Feather in his cap notwithstanding, Meralco boss Eugenio Lopez exploded when Paterno recommended an IPO. Instead of chagrin, he blamed himself, admitting to political naïveté, and regarding Lopez as the best boss he ever had.

His wife Socorro Pardo’s thriving handicraft exports enabled him to accept a position in the public sector at one-third his Meralco pay (where once he politely turned down a 20% raise, also to Mr. Lopez’s consternation).

Deliberately while in government service, to generate employment, he advocated Mindanao’s development, small businesses, and ASEAN’s car complementation of automotive parts.

At the Board of Investments he was a vigilant gatekeeper for the entry of foreign investments, opining that present governments should continue the system to keep out undesirables.

To spur countryside development, he promoted the dispersal of manufacturing to the provinces, espousing wide horizontal integration which accelerated exports of nontraditional products. Persistently, the nationalist argues against Manila-centricity, leaving the countryside in limbo. Spreading out led to EPZA and today’s Philippine Export Zone Authority.

Shunning the sound bite, Paterno encouraged staff to attend meetings and investments hearings. They became dependable news reporters’ and prospective investors’ sources. He recommended social pricing, limiting price increases for the poor. It was imposed, then commended by UNIDO-Asia.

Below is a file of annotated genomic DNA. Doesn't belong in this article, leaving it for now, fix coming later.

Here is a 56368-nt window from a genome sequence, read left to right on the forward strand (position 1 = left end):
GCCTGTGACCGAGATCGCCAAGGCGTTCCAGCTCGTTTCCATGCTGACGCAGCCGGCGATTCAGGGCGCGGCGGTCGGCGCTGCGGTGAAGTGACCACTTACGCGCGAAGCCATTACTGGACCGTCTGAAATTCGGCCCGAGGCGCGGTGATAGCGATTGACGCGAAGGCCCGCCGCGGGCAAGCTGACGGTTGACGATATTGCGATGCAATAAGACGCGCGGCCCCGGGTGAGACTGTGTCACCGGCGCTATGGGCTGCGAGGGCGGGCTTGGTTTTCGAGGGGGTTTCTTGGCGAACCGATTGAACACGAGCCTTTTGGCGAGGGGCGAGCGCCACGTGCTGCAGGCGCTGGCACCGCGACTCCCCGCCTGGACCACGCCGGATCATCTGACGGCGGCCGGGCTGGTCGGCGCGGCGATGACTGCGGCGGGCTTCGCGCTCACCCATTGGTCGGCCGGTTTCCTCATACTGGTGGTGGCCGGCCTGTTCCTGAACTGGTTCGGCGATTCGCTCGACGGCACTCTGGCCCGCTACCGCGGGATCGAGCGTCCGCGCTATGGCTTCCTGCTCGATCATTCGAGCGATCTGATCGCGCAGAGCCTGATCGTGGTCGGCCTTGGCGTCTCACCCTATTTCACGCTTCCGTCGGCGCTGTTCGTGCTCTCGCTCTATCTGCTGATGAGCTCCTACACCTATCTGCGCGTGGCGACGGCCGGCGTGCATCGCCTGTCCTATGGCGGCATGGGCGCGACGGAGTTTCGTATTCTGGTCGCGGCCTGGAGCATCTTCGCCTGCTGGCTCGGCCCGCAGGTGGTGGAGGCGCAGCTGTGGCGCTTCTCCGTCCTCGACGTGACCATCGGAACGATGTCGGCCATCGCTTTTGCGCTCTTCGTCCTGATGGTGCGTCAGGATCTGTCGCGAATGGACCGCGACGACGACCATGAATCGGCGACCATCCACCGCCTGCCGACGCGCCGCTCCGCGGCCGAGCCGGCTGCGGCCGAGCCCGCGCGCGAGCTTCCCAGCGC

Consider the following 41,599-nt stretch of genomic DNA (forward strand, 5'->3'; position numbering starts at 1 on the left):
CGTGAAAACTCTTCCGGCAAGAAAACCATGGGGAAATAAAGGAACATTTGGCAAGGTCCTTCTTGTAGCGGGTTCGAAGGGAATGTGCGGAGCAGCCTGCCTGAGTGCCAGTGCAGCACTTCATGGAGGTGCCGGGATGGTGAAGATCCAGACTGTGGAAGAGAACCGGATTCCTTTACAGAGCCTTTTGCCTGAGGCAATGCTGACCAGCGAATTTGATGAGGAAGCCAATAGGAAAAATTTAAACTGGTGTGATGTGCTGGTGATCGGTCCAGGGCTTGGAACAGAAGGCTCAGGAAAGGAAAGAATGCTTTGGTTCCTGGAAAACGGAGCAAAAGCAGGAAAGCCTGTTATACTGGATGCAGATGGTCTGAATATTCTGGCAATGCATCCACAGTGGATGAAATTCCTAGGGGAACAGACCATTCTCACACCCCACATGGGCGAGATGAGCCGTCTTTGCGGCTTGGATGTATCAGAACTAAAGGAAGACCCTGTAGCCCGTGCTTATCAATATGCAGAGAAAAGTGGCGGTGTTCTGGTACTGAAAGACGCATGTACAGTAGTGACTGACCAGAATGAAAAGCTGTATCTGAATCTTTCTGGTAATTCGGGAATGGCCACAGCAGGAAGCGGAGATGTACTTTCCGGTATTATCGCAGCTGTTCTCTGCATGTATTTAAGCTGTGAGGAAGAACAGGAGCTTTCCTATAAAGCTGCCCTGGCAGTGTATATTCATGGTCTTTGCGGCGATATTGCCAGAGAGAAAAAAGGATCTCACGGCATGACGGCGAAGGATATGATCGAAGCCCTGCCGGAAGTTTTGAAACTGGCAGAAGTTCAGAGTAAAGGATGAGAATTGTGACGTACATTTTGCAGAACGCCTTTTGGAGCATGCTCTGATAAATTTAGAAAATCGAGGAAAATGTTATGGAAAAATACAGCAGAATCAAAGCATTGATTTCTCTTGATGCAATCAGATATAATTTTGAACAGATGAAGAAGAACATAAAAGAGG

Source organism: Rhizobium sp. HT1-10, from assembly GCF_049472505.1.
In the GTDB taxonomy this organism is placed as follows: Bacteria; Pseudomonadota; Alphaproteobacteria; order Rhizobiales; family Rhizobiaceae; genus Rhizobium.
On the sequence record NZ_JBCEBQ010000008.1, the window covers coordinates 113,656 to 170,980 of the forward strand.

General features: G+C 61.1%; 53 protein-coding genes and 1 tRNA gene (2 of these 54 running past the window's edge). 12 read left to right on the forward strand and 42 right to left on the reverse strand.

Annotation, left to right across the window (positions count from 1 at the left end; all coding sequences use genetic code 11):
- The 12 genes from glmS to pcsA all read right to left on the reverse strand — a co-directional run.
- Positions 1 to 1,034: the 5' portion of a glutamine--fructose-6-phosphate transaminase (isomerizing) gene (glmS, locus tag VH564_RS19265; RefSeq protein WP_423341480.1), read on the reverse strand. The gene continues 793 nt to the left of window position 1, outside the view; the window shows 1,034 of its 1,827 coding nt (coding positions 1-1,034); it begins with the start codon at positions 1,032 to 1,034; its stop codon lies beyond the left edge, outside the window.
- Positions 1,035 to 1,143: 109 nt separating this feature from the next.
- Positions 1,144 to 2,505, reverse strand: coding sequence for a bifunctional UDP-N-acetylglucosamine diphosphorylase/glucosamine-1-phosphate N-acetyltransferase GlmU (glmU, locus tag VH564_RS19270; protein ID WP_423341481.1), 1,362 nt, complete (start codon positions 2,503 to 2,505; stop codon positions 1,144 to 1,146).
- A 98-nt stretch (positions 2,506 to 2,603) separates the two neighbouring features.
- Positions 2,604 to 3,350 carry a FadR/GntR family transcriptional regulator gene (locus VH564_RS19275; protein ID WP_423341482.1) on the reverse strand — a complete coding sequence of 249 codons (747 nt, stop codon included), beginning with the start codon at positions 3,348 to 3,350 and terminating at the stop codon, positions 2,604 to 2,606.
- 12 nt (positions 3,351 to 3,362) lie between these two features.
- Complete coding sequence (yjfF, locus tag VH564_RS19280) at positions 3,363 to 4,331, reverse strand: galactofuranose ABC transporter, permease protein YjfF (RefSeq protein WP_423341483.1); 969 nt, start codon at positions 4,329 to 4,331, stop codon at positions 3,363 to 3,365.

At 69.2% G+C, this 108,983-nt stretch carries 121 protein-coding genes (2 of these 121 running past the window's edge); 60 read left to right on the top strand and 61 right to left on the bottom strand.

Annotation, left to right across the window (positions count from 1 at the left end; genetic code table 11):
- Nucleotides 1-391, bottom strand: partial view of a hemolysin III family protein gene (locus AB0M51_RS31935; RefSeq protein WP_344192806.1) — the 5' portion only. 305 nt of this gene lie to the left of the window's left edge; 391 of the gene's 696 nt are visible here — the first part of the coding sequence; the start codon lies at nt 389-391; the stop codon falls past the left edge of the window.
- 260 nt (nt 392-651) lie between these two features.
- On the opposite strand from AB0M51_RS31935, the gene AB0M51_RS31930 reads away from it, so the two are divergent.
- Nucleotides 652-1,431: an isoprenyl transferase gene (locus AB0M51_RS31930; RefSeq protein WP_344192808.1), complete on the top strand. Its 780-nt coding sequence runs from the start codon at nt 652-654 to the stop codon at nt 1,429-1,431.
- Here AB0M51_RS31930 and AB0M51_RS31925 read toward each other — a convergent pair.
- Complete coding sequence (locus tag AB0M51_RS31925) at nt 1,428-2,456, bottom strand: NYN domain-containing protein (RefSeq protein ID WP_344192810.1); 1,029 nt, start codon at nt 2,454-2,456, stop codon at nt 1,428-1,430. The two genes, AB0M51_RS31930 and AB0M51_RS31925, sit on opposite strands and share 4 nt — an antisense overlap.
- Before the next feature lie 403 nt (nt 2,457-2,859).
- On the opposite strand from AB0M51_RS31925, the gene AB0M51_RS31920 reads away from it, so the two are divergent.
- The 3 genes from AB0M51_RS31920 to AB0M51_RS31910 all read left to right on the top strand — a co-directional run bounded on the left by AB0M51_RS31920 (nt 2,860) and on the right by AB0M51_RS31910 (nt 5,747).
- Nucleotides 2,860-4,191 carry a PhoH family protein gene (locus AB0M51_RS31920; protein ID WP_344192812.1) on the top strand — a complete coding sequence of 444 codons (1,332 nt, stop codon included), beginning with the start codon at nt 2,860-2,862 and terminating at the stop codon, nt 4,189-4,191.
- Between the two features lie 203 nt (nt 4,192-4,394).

Under his aegis at Industry, Philippine-Japan economic relations commenced, its early offshoot being the 3,517-kilometer Philippine-Japan Friendship Highway.

Focusing on underdeveloped Mindanao, Paterno organized BIMP-EAGA (Brunei, Indonesia, Malaysia, Philippines-East ASEAN Growth Area). Liaising with their economic ministers, the fruitful cooperation (at the outset) spurred transport and economic linkages between Mindanao and those countries. Fidel Ramos supported it, but it fell apart when he forgot to assign officials to keep on it, and Brunei could not afford to continue offering free office space.

By the same token, an ASEAN car complementation program with member countries each manufacturing complementary parts was a huge success spawning Ford’s Fiera, Toyota’s Tamaraw, Mitsubishi’s Cimarron, and DMG-Volkswagen’s Sakbayan.

Car parts’ manufacture was severely affected when Ramos again dropped the ball, prematurely lowering import tariffs drastically, and affecting many industries including automotives.

Important vestiges of Paterno’s initiative nevertheless prevail. By 2011, Toyota’s Santa Rosa plant had exported $850 million in automotive parts; Mitsubishi manufactures transmissions in Canlubang. Vehicle parts’ exports total $3.1 billion.

Typically, he faults himself “for (Industry’s) not establishing a working relationship with the Agriculture department to improve farmers’ profitability.”

Greeting him at his Highways office: thick carpets, draped windows, dim lighting -- “The appearance of a nightclub. The image aroused in me was of sepsis -- anaerobic bacteria thriving in the absence of sunlight and air.”

Cleaning the Augean stables of corruption, an “election” department-wide determined most culpable officials. “Comelec” outsiders tallied the votes. The highest quietly resigned. Number Two balked, was administratively charged, then resigned. The third was rotated to another division. The NPA trusted him; anonymous letters reported corrupt district officials.